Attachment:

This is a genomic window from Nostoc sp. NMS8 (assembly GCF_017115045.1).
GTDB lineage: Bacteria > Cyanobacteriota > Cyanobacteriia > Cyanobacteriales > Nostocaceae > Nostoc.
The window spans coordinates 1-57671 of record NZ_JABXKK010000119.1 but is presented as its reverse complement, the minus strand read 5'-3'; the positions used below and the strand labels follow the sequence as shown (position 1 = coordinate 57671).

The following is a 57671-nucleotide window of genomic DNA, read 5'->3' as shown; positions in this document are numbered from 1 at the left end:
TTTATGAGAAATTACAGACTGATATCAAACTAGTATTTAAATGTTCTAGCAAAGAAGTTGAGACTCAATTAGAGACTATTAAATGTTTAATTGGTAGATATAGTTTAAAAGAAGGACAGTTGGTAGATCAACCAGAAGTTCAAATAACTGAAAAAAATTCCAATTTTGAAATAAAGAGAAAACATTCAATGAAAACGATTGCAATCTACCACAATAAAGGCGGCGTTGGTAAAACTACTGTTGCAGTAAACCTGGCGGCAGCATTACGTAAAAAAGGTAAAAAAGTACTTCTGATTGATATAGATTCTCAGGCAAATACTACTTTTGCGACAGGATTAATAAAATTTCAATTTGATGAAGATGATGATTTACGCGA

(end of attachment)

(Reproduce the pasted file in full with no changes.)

This is a genomic window from Nostoc sp. NMS8 (assembly GCF_017115045.1).
GTDB lineage: Bacteria > Cyanobacteriota > Cyanobacteriia > Cyanobacteriales > Nostocaceae > Nostoc.
The window spans coordinates 1-57671 of record NZ_JABXKK010000119.1 but is presented as its reverse complement, the minus strand read 5'-3'; the positions used below and the strand labels follow the sequence as shown (position 1 = coordinate 57671).

The following is a 57671-nucleotide window of genomic DNA, read 5'->3' as shown; positions in this document are numbered from 1 at the left end:
TTTATGAGAAATTACAGACTGATATCAAACTAGTATTTAAATGTTCTAGCAAAGAAGTTGAGACTCAATTAGAGACTATTAAATGTTTAATTGGTAGATATAGTTTAAAAGAAGGACAGTTGGTAGATCAACCAGAAGTTCAAATAACTGAAAAAAATTCCAATTTTGAAATAAAGAGAAAACATTCAATGAAAACGATTGCAATCTACCACAATAAAGGCGGCGTTGGTAAAACTACTGTTGCAGTAAACCTGGCGGCAGCATTACGTAAAAAAGGTAAAAAAGTACTTCTGATTGATATAGATTCTCAGGCAAATACTACTTTTGCGACAGGATTAATAAAATTTCAATTTGATGAAGATGATGATTTACGCGA